Many of us who are naturally competitive constantly evaluate our own success and failures against our counterparts. We see others and use their achievements as measuring sticks.
But this sets us up for unhappiness because there will always be someone doing it better. We can’t possibly be the best at everything. Even the most successful people on the planet are successful in a few select areas not in everything.
There is a Hindu proverb that speaks to this. It says, “There is nothing noble about being superior to some other man. The nobility is in being superior to your previous self.”
But we all get caught up in comparing ourselves to the others. Whether we call it keeping up with the Joneses or simply trying to display our success for others to see, we all do this from time to time.
One thing that I learned from following the systems and habits approach to improvement is that when you truly start to improve and get better, you can start to judge yourself against your former self. This allows you to keep moving and getting better.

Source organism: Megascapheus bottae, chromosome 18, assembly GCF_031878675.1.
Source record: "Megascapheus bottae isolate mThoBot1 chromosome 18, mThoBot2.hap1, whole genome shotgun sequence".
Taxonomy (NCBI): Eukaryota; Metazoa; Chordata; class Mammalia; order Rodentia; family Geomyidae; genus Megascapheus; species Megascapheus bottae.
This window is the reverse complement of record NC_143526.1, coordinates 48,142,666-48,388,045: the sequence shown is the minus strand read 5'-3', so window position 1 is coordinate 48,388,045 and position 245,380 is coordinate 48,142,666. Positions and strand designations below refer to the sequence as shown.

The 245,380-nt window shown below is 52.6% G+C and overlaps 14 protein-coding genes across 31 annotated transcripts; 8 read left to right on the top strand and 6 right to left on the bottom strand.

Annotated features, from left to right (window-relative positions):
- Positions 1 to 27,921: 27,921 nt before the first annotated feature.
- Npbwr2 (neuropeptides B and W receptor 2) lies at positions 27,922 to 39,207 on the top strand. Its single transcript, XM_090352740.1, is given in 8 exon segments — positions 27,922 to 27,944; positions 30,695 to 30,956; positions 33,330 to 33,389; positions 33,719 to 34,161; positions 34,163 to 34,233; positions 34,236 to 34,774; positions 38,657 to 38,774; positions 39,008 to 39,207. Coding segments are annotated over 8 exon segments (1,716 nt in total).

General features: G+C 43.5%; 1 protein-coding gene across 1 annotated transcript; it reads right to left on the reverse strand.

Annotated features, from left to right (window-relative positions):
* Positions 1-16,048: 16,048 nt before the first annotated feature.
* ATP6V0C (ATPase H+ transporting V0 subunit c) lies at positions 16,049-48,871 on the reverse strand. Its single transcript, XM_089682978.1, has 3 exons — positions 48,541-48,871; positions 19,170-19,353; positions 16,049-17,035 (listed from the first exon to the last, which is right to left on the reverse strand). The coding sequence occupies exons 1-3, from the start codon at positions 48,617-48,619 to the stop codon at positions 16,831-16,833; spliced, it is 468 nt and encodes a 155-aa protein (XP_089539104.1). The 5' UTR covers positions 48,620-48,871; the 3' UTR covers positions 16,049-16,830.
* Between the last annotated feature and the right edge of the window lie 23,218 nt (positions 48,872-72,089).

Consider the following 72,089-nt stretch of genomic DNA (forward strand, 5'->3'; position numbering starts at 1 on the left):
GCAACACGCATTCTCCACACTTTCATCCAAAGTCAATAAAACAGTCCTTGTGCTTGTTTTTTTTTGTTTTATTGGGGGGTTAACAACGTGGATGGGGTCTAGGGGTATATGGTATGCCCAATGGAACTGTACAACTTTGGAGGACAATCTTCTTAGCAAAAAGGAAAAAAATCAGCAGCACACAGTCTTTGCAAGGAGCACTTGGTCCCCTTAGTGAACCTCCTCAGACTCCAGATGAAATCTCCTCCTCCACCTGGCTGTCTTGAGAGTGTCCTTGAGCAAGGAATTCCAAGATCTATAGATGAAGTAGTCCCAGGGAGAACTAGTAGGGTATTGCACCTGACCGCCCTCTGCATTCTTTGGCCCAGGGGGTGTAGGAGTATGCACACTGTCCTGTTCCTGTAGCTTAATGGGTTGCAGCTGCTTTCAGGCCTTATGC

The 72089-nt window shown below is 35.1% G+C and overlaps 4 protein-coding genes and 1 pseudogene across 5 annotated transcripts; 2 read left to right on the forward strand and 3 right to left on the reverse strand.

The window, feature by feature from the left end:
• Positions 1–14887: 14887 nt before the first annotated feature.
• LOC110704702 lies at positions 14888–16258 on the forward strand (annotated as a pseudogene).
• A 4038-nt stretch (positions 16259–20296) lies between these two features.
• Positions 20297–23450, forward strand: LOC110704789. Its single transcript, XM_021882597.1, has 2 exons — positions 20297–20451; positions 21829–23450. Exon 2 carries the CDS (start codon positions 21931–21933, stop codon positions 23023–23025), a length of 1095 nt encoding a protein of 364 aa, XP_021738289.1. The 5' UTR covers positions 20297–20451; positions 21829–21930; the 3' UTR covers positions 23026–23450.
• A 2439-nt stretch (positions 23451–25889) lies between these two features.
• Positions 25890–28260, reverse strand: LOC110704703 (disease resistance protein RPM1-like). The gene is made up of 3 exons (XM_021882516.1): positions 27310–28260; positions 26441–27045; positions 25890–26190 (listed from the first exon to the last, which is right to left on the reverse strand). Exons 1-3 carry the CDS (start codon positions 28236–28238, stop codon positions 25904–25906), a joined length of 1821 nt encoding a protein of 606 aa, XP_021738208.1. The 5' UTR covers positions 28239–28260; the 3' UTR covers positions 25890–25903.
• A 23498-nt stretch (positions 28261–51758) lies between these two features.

Instead of a moving target where you can always find someone doing it better, you compare against where you were yesterday. This allows you to shift from constantly feeling as though you need extreme wins to feeling as though small victories are just as important.
I urge you to start to look at your life to see where you are better than a previous self. Are you getting better in important areas of your life or worse?
If the answer is that you are staying the same or getting worse, then you have to work to change. Change isn’t easy but in order to expect something above what you currently have you have to have different thoughts and actions.
Then you can start to find small elements that you can tweak and then standardize. You can start to create better systems in your life that move you forward. Then you can start to look back and marvel at the incredible progress you have made and how much better you are today than you were yesterday.